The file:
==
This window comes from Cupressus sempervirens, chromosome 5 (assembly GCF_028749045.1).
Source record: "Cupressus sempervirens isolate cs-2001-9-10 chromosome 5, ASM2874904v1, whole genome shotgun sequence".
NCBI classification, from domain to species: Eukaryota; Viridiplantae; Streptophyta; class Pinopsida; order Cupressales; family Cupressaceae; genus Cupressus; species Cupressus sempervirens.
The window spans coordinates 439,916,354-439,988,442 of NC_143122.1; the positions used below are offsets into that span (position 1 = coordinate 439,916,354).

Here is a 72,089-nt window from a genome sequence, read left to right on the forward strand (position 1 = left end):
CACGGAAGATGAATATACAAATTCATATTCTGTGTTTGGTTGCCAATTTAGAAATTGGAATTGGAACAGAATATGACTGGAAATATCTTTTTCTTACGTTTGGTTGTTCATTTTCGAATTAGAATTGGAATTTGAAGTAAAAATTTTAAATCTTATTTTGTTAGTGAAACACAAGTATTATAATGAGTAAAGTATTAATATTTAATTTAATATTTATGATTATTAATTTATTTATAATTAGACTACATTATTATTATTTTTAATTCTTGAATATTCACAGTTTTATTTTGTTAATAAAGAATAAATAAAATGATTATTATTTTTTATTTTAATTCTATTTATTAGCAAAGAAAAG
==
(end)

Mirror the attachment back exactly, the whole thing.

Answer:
This window comes from Cupressus sempervirens, chromosome 5 (assembly GCF_028749045.1).
Source record: "Cupressus sempervirens isolate cs-2001-9-10 chromosome 5, ASM2874904v1, whole genome shotgun sequence".
NCBI classification, from domain to species: Eukaryota; Viridiplantae; Streptophyta; class Pinopsida; order Cupressales; family Cupressaceae; genus Cupressus; species Cupressus sempervirens.
The window spans coordinates 439,916,354-439,988,442 of NC_143122.1; the positions used below are offsets into that span (position 1 = coordinate 439,916,354).

Here is a 72,089-nt window from a genome sequence, read left to right on the forward strand (position 1 = left end):
CACGGAAGATGAATATACAAATTCATATTCTGTGTTTGGTTGCCAATTTAGAAATTGGAATTGGAACAGAATATGACTGGAAATATCTTTTTCTTACGTTTGGTTGTTCATTTTCGAATTAGAATTGGAATTTGAAGTAAAAATTTTAAATCTTATTTTGTTAGTGAAACACAAGTATTATAATGAGTAAAGTATTAATATTTAATTTAATATTTATGATTATTAATTTATTTATAATTAGACTACATTATTATTATTTTTAATTCTTGAATATTCACAGTTTTATTTTGTTAATAAAGAATAAATAAAATGATTATTATTTTTTATTTTAATTCTATTTATTAGCAAAGAAAAG